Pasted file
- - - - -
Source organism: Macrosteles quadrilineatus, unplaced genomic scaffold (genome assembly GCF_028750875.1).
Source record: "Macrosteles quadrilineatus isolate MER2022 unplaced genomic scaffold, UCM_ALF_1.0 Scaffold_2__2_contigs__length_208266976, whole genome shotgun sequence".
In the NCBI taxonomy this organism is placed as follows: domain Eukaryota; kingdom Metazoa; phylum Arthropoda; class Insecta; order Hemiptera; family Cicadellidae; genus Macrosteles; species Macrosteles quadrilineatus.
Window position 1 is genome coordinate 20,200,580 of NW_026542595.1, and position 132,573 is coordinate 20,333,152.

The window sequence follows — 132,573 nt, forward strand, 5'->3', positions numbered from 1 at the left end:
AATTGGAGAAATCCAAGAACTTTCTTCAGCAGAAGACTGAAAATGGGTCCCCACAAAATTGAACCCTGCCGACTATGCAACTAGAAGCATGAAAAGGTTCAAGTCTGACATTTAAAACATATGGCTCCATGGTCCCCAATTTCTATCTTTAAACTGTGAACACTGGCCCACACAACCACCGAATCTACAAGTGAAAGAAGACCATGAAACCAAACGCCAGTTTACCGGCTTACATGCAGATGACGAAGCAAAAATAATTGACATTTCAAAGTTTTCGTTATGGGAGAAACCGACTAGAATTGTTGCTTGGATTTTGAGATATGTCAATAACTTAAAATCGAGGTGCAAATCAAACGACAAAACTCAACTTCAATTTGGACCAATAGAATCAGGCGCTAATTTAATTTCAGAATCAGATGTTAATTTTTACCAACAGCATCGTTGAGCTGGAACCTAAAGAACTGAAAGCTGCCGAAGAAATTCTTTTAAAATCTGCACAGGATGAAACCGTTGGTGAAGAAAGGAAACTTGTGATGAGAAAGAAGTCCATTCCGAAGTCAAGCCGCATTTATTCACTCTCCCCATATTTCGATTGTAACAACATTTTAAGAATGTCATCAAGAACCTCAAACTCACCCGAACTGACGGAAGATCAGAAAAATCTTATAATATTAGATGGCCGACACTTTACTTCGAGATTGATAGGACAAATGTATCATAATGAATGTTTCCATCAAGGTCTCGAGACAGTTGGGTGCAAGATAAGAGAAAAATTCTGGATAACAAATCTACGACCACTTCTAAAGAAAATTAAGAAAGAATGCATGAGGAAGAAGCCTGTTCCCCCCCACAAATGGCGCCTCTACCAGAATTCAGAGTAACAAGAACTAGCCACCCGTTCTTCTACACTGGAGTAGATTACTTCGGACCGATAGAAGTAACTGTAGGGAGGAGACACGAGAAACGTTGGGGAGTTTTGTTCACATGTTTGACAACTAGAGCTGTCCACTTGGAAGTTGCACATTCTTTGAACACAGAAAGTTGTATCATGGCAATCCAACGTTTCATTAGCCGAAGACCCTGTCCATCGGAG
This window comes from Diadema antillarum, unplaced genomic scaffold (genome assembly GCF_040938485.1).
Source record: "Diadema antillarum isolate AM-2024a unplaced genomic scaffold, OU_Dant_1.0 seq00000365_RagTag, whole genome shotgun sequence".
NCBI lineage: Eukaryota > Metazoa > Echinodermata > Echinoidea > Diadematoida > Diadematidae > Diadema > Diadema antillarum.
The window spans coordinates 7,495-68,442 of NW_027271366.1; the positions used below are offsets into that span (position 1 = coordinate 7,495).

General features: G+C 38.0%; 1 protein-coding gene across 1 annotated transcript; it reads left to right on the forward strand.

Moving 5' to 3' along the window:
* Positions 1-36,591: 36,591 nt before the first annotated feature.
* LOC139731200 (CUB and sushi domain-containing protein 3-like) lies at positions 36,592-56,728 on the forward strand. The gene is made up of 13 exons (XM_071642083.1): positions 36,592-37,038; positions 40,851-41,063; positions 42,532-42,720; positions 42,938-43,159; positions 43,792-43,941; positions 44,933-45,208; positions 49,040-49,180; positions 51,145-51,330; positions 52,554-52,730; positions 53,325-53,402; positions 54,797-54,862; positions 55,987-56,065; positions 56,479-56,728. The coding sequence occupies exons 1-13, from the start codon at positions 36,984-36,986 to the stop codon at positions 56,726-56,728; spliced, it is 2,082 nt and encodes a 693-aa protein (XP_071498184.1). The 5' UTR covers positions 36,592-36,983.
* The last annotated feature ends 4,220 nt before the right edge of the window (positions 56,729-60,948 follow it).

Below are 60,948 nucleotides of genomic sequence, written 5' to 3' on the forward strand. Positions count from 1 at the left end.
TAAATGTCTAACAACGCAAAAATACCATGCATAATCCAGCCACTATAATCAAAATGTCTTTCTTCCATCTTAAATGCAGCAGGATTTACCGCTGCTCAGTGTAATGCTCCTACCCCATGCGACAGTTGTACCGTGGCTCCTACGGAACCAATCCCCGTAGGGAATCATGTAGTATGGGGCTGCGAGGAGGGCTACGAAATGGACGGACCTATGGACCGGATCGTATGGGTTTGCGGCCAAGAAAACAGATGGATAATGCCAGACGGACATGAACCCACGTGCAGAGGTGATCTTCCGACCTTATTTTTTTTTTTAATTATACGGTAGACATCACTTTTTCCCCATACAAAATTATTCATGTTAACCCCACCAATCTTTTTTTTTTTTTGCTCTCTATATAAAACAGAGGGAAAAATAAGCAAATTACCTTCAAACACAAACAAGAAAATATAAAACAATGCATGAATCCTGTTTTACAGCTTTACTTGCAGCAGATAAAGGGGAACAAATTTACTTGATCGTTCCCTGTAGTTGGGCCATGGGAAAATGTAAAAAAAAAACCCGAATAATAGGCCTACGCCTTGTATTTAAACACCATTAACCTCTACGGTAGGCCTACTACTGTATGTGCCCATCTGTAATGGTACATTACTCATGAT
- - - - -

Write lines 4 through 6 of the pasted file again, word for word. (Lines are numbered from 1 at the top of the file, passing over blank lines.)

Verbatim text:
Window position 1 is genome coordinate 20,200,580 of NW_026542595.1, and position 132,573 is coordinate 20,333,152.

The window sequence follows — 132,573 nt, forward strand, 5'->3', positions numbered from 1 at the left end:
AATTGGAGAAATCCAAGAACTTTCTTCAGCAGAAGACTGAAAATGGGTCCCCACAAAATTGAACCCTGCCGACTATGCAACTAGAAGCATGAAAAGGTTCAAGTCTGACATTTAAAACATATGGCTCCATGGTCCCCAATTTCTATCTTTAAACTGTGAACACTGGCCCACACAACCACCGAATCTACAAGTGAAAGAAGACCATGAAACCAAACGCCAGTTTACCGGCTTACATGCAGATGACGAAGCAAAAATAATTGACATTTCAAAGTTTTCGTTATGGGAGAAACCGACTAGAATTGTTGCTTGGATTTTGAGATATGTCAATAACTTAAAATCGAGGTGCAAATCAAACGACAAAACTCAACTTCAATTTGGACCAATAGAATCAGGCGCTAATTTAATTTCAGAATCAGATGTTAATTTTTACCAACAGCATCGTTGAGCTGGAACCTAAAGAACTGAAAGCTGCCGAAGAAATTCTTTTAAAATCTGCACAGGATGAAACCGTTGGTGAAGAAAGGAAACTTGTGATGAGAAAGAAGTCCATTCCGAAGTCAAGCCGCATTTATTCACTCTCCCCATATTTCGATTGTAACAACATTTTAAGAATGTCATCAAGAACCTCAAACTCACCCGAACTGACGGAAGATCAGAAAAATCTTATAATATTAGATGGCCGACACTTTACTTCGAGATTGATAGGACAAATGTATCATAATGAATGTTTCCATCAAGGTCTCGAGACAGTTGGGTGCAAGATAAGAGAAAAATTCTGGATAACAAATCTACGACCACTTCTAAAGAAAATTAAGAAAGAATGCATGAGGAAGAAGCCTGTTCCCCCCCACAAATGGCGCCTCTACCAGAATTCAGAGTAACAAGAACTAGCCACCCGTTCTTCTACACTGGAGTAGATTACTTCGGACCGATAGAAGTAACTGTAGGGAGGAGACACGAGAAACGTTGGGGAGTTTTGTTCACATGTTTGACAACTAGAGCTGTCCACTTGGAAGTTGCACATTCTTTGAACACAGAAAGTTGTATCATGGCAATCCAACGTTTCATTAGCCGAAGACCCTGTCCATCGGAG